So if you decide to enter this market, what do you need to know about China? Where are the potholes on this silk road to Cathay? In addition to the usual parameters in entering any new market, there are some that are peculiar to China. My fellow panelists will no doubt add others.

A big reason for the complexities of the China market is because China is still in transition from a state-controlled allocation system to a distribution that is unevenly determined by market forces. Some organizations can import directly; others still have go through state authorized trading corporations. Some dealers have powerful backers; others operate in briefcases that were here yesterday but gone today. Some specialize in soft currency transactions to organizations loaded with Rmbs but no dollars.

Sunday, January 1, 1995

First American to become a Chinese General

Who is the first naturalized Chinese American to become a general of the U.S. Armed Services? I don't know the answer to that question, but I do know who was the first American to become a naturalized Chinese citizen and became a general of the Chinese army, a personal appointment bestowed by the emperor.

His name was Frederick Townsend Ward, a native of Salem, Massachusetts, and this happened over 130 years ago. Ward was a soldier of fortune who ended up in Shanghai at the time of Taiping rebellion (and about the same time as the American Civil War). He organized and trained an army to defend the city from the encroaching rebels and his deeds were recognized by the imperial court in Beijing. He was appointed a mandarin official of the third rank and a general of his army, named Ever Victorious Army or Chang Sheng Jun (in pingyin). He was mortally wounded in battle and died within a year or two of his appointment, and a Briton by the name of Charles Gordon assumed command and the troops played a prominent role in rolling back the Taiping rebellion. Gordon was so successful that he picked up "Chinese" as his moniker. Charles "Chinese" Gordon's name was to become world famous some twenty years after his campaign in China when he died defending Khartoum in Sudan.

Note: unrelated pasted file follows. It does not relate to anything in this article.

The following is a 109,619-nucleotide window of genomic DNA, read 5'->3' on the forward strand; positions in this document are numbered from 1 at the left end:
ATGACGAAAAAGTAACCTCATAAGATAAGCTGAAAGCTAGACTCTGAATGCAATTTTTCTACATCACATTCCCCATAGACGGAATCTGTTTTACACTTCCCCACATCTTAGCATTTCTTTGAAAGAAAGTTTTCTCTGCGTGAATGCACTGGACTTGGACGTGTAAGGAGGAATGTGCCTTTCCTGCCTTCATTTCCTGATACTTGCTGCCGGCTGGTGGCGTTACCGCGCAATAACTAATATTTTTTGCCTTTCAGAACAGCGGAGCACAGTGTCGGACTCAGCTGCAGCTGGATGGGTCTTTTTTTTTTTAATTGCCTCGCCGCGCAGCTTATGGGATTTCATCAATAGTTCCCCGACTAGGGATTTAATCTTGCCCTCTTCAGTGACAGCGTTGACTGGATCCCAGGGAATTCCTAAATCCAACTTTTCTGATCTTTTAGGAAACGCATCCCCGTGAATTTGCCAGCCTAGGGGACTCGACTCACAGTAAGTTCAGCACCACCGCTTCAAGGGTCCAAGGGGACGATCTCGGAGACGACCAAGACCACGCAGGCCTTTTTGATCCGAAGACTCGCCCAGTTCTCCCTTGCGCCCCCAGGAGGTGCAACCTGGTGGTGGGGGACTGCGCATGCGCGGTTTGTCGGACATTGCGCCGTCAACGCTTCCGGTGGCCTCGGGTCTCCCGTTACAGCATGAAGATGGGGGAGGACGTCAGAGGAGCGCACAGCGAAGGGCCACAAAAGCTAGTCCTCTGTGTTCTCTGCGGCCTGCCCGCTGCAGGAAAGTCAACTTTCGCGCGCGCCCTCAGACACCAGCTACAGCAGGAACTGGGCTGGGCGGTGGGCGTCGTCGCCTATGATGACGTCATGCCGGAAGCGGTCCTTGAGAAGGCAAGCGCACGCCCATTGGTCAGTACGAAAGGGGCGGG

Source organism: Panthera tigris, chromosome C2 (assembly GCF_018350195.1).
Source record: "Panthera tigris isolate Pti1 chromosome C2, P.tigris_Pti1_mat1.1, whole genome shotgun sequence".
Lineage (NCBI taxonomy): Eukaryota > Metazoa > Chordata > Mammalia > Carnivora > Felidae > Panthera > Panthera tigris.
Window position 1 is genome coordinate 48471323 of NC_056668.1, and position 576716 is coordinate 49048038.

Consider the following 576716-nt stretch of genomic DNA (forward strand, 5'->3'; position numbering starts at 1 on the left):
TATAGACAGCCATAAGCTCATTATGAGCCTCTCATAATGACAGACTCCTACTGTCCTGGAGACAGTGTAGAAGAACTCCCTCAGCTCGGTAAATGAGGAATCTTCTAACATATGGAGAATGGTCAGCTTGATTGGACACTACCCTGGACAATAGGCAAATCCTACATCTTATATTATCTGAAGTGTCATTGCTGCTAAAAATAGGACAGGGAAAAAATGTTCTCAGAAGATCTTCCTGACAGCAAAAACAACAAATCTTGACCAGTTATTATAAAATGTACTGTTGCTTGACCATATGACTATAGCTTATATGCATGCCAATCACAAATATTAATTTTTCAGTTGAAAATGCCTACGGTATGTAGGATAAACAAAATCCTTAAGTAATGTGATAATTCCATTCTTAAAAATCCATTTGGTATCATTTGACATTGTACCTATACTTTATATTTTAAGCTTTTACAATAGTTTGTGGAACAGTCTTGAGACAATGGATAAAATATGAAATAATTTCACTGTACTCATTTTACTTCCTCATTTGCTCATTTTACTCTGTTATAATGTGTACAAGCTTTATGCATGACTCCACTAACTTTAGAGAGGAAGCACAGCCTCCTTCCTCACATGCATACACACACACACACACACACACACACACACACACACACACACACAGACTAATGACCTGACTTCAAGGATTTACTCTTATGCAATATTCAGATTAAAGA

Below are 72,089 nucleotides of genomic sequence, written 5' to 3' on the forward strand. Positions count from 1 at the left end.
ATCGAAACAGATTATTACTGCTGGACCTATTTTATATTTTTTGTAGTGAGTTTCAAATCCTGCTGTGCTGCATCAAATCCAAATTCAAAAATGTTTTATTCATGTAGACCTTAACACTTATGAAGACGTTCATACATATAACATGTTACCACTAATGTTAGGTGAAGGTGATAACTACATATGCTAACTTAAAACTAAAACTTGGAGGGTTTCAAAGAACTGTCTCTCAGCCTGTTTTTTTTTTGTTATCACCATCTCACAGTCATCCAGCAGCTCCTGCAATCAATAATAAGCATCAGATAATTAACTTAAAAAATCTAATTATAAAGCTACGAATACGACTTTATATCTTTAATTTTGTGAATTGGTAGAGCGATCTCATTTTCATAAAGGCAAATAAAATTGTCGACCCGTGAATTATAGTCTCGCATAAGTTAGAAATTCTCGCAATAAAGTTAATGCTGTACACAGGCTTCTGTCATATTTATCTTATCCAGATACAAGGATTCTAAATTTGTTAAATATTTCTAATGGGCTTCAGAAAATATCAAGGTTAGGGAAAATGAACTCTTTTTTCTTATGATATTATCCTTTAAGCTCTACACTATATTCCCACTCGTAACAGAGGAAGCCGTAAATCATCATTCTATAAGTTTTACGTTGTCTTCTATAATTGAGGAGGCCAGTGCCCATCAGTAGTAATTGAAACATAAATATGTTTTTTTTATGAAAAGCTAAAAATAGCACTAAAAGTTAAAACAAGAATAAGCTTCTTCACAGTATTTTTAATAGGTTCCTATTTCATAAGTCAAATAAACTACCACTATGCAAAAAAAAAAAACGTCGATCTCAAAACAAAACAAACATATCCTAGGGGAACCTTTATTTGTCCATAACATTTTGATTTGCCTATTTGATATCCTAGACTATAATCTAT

Anyone interested in learning more about this fascinating chapter of history along with a colorful description of colonial Shanghai will want to read The Devil Soldier by Caleb Carr, Random House, 1992.

Ward was the first to demonstrate that Chinese soldiers when properly organized and trained were equally adept at firing western guns and can become as effective a fighting force as, say, westerners. After his death, his followers buried him in Songjiang, a village south of Shanghai where he had his headquarters. The people at the time honored him by erecting a small temple by his tomb. Alas, he did not realize that by fighting on the side of the Manchu court, he was to become politically incorrect. After the 1949 Liberation, his tomb and temple was leveled and paved over into a park and no trace can be found today. (Recently, when I made a special trip out to Songjiang, I couldn't find anybody there that knew of Ward.)